What is Big Think?  

We are Big Idea Hunters…

We live in a time of information abundance, which far too many of us see as information overload. With the sum total of human knowledge, past and present, at our fingertips, we’re faced with a crisis of attention: which ideas should we engage with, and why? Big Think is an evolving roadmap to the best thinking on the planet — the ideas that can help you think flexibly and act decisively in a multivariate world.

A word about Big Ideas and Themes — The architecture of Big Think

Big ideas are lenses for envisioning the future. Every article and video on bigthink.com and on our learning platforms is based on an emerging “big idea” that is significant, widely relevant, and actionable. We’re sifting the noise for the questions and insights that have the power to change all of our lives, for decades to come. For example, reverse-engineering is a big idea in that the concept is increasingly useful across multiple disciplines, from education to nanotechnology.

Themes are the seven broad umbrellas under which we organize the hundreds of big ideas that populate Big Think. They include New World Order, Earth and Beyond, 21st Century Living, Going Mental, Extreme Biology, Power and Influence, and Inventing the Future.

Big Think Features:

12,000+ Expert Videos


Browse videos featuring experts across a wide range of disciplines, from personal health to business leadership to neuroscience.

Watch videos

World Renowned Bloggers


Big Think’s contributors offer expert analysis of the big ideas behind the news.

Go to blogs

Big Think Edge


Big Think’s Edge learning platform for career mentorship and professional development provides engaging and actionable courses delivered by the people who are shaping our future.

Find out more

When headlines go wrong (for the Grimsvotn update for 11/4/2010)

November 4, 2010, 12:06 PM

One of the biggest problems I find in the coverage of geologic events in the media is the relationship between cause and effect. Many times the confusion of what factors can bring about a geologic event and the signals that tell us that the event may occur is based on poor wording, but it can propagate into the general public who get their information from these articles.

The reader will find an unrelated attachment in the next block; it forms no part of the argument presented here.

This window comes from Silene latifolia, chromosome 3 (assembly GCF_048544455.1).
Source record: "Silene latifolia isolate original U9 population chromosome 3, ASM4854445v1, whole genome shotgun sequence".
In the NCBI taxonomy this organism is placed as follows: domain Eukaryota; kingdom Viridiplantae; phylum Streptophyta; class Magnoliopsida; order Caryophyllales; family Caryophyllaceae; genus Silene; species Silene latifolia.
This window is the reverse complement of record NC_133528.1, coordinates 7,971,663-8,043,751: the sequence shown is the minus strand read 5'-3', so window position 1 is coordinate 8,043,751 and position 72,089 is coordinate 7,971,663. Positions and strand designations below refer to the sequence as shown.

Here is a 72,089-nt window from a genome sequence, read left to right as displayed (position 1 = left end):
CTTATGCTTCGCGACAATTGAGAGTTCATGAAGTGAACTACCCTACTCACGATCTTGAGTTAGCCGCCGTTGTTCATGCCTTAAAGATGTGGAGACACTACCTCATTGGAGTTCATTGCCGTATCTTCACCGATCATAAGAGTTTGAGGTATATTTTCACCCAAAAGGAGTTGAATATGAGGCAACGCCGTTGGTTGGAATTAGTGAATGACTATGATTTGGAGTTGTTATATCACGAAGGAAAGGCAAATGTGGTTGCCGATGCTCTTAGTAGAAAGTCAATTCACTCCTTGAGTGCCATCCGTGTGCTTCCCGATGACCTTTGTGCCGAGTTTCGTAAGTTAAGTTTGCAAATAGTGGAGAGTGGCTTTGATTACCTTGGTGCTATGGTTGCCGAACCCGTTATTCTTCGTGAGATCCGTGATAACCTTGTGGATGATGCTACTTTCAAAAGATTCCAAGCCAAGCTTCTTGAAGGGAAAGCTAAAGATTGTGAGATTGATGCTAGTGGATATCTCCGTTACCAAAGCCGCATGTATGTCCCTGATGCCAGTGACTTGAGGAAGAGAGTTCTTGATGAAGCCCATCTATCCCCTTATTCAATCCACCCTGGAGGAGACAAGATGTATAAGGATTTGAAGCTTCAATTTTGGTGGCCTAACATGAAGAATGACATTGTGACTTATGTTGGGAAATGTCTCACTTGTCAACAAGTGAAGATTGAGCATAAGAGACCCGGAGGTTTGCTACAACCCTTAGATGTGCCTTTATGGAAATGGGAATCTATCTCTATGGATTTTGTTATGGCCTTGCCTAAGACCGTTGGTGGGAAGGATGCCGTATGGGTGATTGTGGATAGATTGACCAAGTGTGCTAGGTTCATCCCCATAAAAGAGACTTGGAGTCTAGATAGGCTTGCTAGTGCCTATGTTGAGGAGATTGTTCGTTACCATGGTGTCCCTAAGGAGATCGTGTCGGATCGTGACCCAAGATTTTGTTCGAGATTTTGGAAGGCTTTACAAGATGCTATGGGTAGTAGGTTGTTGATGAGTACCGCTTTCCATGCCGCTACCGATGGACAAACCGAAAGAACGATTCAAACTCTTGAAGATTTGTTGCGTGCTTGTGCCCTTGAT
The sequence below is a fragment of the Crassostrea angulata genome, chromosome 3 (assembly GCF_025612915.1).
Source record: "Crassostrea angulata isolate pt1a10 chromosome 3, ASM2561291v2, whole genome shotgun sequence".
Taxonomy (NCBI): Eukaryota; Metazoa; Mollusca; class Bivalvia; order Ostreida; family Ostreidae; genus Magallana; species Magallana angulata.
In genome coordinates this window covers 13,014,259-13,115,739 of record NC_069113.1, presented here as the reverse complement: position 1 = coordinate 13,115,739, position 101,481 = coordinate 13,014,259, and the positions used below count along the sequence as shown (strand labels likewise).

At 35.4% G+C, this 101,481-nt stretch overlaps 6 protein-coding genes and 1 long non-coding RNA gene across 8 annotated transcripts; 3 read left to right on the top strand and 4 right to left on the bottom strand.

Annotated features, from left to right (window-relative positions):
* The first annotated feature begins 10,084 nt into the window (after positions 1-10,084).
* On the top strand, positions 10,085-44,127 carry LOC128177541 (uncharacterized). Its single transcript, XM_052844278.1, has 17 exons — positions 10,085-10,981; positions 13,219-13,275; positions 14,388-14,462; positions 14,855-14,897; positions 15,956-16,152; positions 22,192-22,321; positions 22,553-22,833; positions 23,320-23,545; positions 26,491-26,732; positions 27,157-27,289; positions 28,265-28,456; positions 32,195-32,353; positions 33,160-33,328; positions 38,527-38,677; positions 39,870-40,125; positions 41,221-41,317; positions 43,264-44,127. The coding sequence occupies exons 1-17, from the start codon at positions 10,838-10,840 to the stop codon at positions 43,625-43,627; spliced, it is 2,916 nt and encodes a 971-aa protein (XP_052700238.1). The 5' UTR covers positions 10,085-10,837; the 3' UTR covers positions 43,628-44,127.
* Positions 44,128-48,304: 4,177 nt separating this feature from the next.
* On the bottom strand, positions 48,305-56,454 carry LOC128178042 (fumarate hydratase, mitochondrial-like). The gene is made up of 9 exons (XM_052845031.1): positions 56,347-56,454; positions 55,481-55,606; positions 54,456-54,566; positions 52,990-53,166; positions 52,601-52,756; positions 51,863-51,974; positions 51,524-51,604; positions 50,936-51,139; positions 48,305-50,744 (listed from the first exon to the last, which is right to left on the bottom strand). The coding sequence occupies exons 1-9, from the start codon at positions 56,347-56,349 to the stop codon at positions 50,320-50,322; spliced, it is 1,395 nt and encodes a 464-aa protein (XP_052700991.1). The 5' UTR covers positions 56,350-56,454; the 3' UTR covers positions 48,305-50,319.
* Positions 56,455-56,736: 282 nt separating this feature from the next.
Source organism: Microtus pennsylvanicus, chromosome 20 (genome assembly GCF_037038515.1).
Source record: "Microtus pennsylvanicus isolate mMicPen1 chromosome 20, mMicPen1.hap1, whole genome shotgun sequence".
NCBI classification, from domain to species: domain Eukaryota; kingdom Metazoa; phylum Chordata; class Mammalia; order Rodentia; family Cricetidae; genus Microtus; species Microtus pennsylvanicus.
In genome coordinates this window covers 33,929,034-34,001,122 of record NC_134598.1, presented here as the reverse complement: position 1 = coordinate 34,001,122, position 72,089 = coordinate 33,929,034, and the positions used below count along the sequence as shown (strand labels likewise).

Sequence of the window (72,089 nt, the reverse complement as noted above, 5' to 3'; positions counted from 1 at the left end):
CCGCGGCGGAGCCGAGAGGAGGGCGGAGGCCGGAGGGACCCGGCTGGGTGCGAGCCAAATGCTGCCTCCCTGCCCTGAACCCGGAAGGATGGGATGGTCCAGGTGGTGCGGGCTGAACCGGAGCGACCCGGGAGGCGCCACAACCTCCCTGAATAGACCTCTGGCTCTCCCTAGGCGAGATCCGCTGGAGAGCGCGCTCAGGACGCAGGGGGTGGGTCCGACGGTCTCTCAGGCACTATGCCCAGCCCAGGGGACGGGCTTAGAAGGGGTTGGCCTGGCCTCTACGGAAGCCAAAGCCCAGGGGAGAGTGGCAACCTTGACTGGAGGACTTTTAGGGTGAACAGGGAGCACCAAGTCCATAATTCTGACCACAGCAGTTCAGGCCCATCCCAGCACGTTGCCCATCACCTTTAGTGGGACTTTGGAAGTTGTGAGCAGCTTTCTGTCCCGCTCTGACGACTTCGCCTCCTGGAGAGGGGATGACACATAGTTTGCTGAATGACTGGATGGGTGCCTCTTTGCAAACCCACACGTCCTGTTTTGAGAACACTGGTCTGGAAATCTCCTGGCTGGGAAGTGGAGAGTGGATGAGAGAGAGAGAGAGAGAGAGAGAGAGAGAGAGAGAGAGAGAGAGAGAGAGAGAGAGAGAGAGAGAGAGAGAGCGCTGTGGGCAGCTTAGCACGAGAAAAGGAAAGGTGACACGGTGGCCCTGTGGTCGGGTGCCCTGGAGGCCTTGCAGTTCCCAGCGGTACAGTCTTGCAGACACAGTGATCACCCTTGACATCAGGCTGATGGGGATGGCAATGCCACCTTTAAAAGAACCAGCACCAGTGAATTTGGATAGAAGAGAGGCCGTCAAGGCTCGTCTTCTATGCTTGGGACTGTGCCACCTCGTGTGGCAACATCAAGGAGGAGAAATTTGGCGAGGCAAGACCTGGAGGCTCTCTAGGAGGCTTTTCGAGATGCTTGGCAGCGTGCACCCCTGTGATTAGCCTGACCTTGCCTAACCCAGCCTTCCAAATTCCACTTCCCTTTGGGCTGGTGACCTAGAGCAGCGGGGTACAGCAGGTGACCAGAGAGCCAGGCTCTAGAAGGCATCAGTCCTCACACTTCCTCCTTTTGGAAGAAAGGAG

A great example of this is the current situation at Grímsvötn in Iceland. The latest headline from the Press Association is "Melting ice could trigger eruption." Now, I read this and think that the melted ice (water) will cause the volcano to start erupting, in other words, it is merely the presence/lack of water that controls whether the volcano erupts. However, the presence of this melt water likely suggests that magma is close to the surface and, of course, that is what will cause any eruption to occur. The only role water might play is any explosions that could be caused by flash-boiling of the meltwater - a phreatic or phreatomagmatic event. The meltwater that is being released from Grímsvötn is a result of magma intrusion, but an independent event that will cause the volcano to erupt.

Of course, with the events at Eyjafjallajökull earlier this year, many media outlets are trying to imply that Grímsvötn will wreak the same chaos to air travel, which is likely not the case. Although the volcanoes are similar, by merely looking at back the history of eruptions at Grímsvötn, we know that there weren't major air travel disruptions during the volcano's 1984, 1998 or 2004 eruptions, so to assume that the 2010 would cause such disruption has no real basis in fact. Of course, the media does love fear-mongering without the science to support their doom prognostications, so I suppose this is no surprise.

The floodwaters are waning at the volcano, which might suggest that the melting event is also slowing down - and there are no other indications that an eruption is starting, however there are still signs that an eruption could occur in the near future (although that might mean in the next few weeks, months or year). If you want to see all the details of the Grímsvötn Jokulklaup in all its hydrologic glory, check out the post from the Icelandic Meteorological Office.

Top left: The 2004 crater area on Grímsvötn in an image by Craig Miller.


When headlines go wrong (fo...

Newsletter: Share: